Recently, I was asked several questions about why certain aspects of writing workshop weren’t working for some teachers. As I thought about the issues they were facing, I realized all of my responses were going to revolve around time. The teachers in this school were not teaching writing daily and when they were teaching it, it was only in 30-minute incriments. As a result, nothing I could’ve said would’ve changed the outcomes of their minilesson delivery, their writing conferences, or their small-group lessons if they couldn’t allocate more time for writing each week.
About a week after this encounter, I saw this tweet from teacher-author Rebekah O’Dell:
Time is always a precious commodity in elementary schools. Making time for a daily writing workshop, which provides ample time for students to write (and teachers to confer with students), means something else has to be cut. Sometimes, it means tigtening up routines during the school day in an effort to “find minutes.” But, in my experience as a literacy consultant, that it often means letting go projects or thematic units that have been unique to a grade level in a school for years. Often I hear, “we’ve always done this project.” However, if letting go of a special project can free up 30 minutes of time every day for three weeks, that’s 450 minutes back for writing instruction.
Why does more time matter?
In the A Guide to the Common Core Writing Workshop: Intermediate Grades, Lucy Calkins asserts:
Writing needs to be taught like any other basic skill, with explicit instruction and ample opportunity to practice. Almost every day, every student in grades K-5 needs between fifty and sixty minutes for writing instruction and writing.(Calkins, 2013, 19-20)
For years, writing time has gotten squeezed in some schools. Students’ writing volume is sacrificed when writing time gets cut. In addition, time to differentiate instruction — in 1:1 conferences and small groups — gets reduced when there isn’t enough time allocated for a daily writing workshop.
I’ve taught in schools where I’ve had both 45 minutes and 60 minutes to teach writing each day. Here’s how that time breaks down:
|60-Minute Workshop||45-Minute Workshop|
|Minilesson||10 minutes||10 minutes|
|Independent Writing (conferring, small groups, and partner work)||40 minutes||30 minutes|
|Share||10 minutes||5 minutes|
Anything less than 45 minutes means independent writing time gets squeezed or the share/reflection time gets eradicated. These are crucial parts of every writing workshop and cutting them for the sake of “squeezing-in writing” is unfair to kids — and to you as a teacher.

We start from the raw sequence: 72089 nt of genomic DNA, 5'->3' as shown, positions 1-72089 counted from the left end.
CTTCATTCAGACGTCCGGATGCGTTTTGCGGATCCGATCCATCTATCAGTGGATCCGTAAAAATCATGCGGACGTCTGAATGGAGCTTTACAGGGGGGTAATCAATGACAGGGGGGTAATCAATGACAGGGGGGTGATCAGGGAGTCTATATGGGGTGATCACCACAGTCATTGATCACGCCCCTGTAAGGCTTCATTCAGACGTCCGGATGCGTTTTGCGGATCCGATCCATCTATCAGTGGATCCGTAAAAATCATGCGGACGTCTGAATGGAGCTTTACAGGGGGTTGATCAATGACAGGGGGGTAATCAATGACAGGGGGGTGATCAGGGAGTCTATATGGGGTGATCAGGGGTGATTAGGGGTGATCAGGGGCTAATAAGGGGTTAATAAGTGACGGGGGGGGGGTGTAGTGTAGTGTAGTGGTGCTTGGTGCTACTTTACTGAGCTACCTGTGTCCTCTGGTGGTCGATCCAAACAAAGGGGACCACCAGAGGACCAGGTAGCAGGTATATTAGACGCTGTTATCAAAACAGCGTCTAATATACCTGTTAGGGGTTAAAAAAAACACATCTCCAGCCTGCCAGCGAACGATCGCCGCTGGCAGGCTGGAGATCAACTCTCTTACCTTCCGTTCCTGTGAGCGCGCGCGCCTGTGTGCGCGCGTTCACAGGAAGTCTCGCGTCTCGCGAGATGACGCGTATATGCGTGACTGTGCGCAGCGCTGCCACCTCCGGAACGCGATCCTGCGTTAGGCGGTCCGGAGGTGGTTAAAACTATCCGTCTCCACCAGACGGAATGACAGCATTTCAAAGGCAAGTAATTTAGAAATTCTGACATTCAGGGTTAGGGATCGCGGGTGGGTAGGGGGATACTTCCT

When I was a classroom teacher, I found it challenging to meet the needs of my students anytime my schedule got compacted and I had less than 40 minutes of time for writing workshop. Therefore, as a consultant, I’ve chosen to work with districts who have made a commitment to teach teaching writing four to five times a week for at least 45-minutes/day. I feel as though it’s hard for me to ask teachers I consult with to teach writing in a time constraint that would be less than what I could handle personally on a daily basis.
What should I do if I don’t work in a school that’s prioritized the teaching of writing?
When I present at conferences, often I meet teachers who tell me that they wish they had more time for writing since they only get 30 – 40 minutes two to three days a week. Here’s what I ask teachers who are in schools that haven’t prioritized the teaching of writing.
- Is there something you or your administration is grasping tightly to that can be let go?
- Is there transition time during the school day that can be tightened to “steal some minutes?”
- Would your administrator be willing to rework your classroom schedule to make time for writing?
Many times, teachers feel a level of discomfort with their answers to the first two questions, but together we can find things to consider letting go of or ways to juggle time from another part of the day. I’ve found there’s often reluctance to approaching an administrator about reworking schedules. However, every time a teacher has taken my prodding to work with their administrator to find time, they’ve followed up with me a few weeks later to let me know that they were able to (a) find more time for writing by moving writing to a different part of the day or (b) were told they’d be involved in reworking the grade-level schedule for the following school year. (NOTE: Many teachers have found greater success when approaching their administrator with a grade level colleague and/or their instructional coach.)
As the 2020-21 school year draws to a close, I encourage you to think about ways to carve out more time for writing in what is always a packed schedule. If your writing workshop has felt squeezed, then now is the time to chat with your grade level colleagues about “killing your darlings” (i.e., eradicating those projects or units you enjoy that your students could live without as part of your grade level’s curriculum). Once you’ve problem-solved, schedule a time to meet with your principal to get their blessing to create a large enough space for daily writing time in advance of the 2021-22 school year. Working together now should help you find ways to have a more impactful writing workshop next year.
I am a literacy consultant who has spent the past dozen years working with teachers to improve the teaching of writing in their classrooms. While I work with teachers and students in grades K-6, I'm a former fourth and fifth-grade teacher so I have a passion for working with upper elementary students.
I'm the author of Craft Moves (Stenhouse Publishers, 2016) and the co-author of Jump Into Writing (Zaner-Bloser, 2021), Welcome to Writing Workshop (Stenhouse Publishers, 2019), and Day By Day (Stenhouse, 2010).